Sober living

Sober living homes are structured and supportive living environments for addicts and alcoholics in recovery. Typically, they provide a safe living situation for people who are just coming out of rehab or a recovery program and need additional support adjusting to sober life in the community.

Many sober living homes are structured around 12-step programs and practical recovery methodologies. They institute rules that facilitate responsibility, accountability, social intelligence, emotional stability, and independent living. They can be certified or governed by Sober Living Coalitions or other behavioral health organizations that oversee their operation. People who stay in sober living homes are often required to attend 12-step meetings, pass drug tests and clearly show that they are taking the necessary steps to achieve long-term sobriety.

Besides having to be abstinent from drugs and alcohol, eligibility requirements for sober living homes will vary. They are typically structured to ensure that similar demographics as far as age and gender are housed together. Some sober living homes are also intensive outpatient treatment centers. These types of homes are referred to as “Transitional Living” and provide treatment on-site. They are staffed by psychiatric nurses and licensed clinical social workers so that the residents can have 24 hour supervision and recovery/medical support whenever needed.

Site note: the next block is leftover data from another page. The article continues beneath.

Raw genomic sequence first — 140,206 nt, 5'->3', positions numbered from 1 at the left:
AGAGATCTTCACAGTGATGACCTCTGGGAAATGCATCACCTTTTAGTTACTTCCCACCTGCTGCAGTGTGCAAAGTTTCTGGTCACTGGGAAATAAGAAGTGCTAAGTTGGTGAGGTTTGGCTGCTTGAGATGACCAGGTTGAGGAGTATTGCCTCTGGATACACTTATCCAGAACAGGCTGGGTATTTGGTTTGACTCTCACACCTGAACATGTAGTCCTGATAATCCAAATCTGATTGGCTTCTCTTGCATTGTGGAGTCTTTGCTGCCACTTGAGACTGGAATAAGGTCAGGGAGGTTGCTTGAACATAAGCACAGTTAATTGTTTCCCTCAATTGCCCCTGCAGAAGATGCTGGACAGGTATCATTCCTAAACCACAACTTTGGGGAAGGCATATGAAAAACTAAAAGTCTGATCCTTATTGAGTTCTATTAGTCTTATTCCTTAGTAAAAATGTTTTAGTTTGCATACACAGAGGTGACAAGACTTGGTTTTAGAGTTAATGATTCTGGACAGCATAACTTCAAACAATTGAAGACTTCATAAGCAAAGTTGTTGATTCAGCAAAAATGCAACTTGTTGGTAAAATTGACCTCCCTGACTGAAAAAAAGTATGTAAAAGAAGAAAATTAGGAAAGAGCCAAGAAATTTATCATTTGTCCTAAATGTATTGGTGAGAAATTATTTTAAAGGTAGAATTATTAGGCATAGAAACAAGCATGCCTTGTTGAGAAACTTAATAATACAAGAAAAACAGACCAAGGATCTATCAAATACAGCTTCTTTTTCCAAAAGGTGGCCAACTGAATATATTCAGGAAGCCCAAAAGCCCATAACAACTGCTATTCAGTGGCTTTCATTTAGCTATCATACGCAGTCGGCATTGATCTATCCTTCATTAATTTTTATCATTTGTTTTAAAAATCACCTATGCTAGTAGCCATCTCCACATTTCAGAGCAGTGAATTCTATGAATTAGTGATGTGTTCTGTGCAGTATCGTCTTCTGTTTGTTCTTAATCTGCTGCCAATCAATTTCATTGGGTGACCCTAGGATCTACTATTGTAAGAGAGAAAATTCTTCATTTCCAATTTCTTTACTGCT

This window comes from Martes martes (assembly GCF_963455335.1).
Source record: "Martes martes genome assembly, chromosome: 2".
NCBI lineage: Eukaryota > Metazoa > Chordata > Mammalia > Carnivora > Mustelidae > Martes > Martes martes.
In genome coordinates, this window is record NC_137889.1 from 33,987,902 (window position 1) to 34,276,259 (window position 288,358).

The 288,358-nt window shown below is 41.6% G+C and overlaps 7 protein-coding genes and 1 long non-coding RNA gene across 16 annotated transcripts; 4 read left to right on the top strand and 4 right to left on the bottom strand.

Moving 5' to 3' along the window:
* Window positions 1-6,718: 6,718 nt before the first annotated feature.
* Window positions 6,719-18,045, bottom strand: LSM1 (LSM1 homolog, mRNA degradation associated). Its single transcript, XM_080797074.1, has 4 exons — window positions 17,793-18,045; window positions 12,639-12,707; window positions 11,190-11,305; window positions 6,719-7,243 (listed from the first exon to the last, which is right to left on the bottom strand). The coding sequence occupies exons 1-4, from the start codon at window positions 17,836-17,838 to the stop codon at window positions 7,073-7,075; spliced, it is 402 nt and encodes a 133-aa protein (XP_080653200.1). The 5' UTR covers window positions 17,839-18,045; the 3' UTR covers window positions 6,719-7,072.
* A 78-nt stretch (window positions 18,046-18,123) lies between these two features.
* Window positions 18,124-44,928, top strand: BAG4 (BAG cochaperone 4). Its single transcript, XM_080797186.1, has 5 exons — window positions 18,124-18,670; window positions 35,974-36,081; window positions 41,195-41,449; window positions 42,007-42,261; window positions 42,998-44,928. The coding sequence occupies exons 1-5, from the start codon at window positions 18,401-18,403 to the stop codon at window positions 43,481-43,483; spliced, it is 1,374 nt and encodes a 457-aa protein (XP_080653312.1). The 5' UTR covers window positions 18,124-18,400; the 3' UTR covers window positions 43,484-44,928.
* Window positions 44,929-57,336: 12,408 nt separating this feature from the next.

Although each sober living home determines its own requirements, here are some that are typical.

  1. No drugs, alcohol, violence, or overnight guests
  2. Active participation in a 12-Step Program
  3. Random drug & alcohol tests
  4. Involvement in either work, school, or an outpatient program
  5. General acceptance by peer group at the sober living home
  6. Chore schedules
  7. Pre-determined weekly or monthly rent

When used in conjunction with a 12 Step program or recovery support groups, sober living homes have shown to improve long-term sobriety rates. Many people who have utilized sober living homes report that their experience there was an important part of their recovery process. The environment of the sober living home provides the necessary support and understanding many addicts and alcoholics need to stay clean and sober.